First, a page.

On another subject, have you been able to sell “Fat Head” to libraries? I was browsing the videos at my local library last weekend and thought there could be opportunity there.

    Tom Monahan, our composer, went to donate a copy to his local library and discovered that they’ve already got it. Apparently our distributor cracked at least one library market.

    Reply
  11. Neil Fraser-Smith

    Grant Brinkworth, the author of this rubbish, is a researcher for the CSIRO here in Australia. The CSIRO are the main government agency responsible for disseminating the propaganda about the wonders of carbohydrate. Similar to the USDA. This is their latest contribution to good health http://www.goodnesssuperfoods.com.au/ Barley, the new wonder food. Considering Australia is the 5th largest producer of wheat in the world I can’t see any ‘carbohydrate is bad’ stories popping up in the media here any time soon.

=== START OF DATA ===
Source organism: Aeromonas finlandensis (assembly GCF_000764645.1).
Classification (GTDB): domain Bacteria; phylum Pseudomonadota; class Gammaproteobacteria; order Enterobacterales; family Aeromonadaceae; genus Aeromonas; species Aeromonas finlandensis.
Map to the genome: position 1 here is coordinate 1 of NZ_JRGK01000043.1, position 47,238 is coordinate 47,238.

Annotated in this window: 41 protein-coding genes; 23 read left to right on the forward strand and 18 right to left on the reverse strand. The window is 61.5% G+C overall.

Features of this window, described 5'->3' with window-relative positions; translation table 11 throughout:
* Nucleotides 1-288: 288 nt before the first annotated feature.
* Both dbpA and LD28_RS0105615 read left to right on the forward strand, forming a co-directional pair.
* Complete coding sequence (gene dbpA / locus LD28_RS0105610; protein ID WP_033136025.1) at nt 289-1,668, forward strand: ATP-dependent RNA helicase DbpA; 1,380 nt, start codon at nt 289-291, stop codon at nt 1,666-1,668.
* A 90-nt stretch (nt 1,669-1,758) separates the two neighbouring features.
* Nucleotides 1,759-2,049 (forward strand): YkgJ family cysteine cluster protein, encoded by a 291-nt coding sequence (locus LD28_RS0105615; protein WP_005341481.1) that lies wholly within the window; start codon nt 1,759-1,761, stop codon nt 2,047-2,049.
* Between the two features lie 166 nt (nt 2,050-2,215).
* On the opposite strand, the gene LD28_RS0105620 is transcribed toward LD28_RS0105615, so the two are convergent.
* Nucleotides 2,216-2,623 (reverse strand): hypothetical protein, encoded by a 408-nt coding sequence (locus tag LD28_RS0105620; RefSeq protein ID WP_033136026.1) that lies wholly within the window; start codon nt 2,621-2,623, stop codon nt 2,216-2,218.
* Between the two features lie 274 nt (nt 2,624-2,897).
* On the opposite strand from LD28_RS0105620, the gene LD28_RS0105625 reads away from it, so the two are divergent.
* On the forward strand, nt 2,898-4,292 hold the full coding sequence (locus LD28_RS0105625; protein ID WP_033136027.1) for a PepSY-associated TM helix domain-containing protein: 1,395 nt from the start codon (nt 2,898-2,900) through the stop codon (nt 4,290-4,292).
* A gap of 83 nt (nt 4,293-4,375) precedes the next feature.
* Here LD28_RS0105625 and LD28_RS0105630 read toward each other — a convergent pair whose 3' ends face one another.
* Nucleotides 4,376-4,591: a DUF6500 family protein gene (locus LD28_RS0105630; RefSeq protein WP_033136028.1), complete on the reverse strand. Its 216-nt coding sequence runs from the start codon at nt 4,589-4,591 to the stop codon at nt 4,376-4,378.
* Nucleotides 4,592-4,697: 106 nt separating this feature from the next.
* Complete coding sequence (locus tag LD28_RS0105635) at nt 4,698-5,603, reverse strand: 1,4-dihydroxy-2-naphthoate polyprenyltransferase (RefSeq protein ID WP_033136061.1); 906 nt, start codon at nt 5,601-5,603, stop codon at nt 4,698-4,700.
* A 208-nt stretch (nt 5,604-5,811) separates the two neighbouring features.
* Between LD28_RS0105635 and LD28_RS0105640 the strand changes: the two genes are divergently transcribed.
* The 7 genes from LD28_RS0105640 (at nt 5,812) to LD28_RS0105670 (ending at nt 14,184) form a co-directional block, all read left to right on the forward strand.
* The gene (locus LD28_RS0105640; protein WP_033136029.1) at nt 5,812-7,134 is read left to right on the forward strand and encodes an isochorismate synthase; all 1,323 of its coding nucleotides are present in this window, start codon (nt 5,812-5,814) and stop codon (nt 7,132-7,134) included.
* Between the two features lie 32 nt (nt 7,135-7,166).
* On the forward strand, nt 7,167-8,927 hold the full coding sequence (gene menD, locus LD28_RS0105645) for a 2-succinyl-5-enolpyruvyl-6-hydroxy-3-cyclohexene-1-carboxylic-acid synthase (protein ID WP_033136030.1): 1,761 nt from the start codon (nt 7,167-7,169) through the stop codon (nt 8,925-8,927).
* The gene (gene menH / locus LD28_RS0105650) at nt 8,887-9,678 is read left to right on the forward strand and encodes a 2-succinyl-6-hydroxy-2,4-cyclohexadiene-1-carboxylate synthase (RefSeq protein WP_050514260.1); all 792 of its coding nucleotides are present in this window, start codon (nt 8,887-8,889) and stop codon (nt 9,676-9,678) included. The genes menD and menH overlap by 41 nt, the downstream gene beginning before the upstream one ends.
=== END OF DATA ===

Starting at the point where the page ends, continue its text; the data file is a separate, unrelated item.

Well, it’s annoying, but I also look at it as a sign that they’re getting desperate. They can’t claim low-fat diets are better for losing weight, for improving lipids, for controlling diabetes, etc., so now they’re telling us we’ll be happier.

    Reply
  12. Amy Dungan

    I was interviewed by ABC about this study. She asked what I thought about it and I told her it was hogwash. She didn’t print that, but she did tell how I do best on low-carb and how low-fat actually depressed me. Funny how I no longer need antidepressants because I’m living the low-carb lifestyle. I also find it funny that a large part of the lc participants were already on antidepressants before starting the study. If they’d done the diet correctly most of them could probably have given the meds up completely.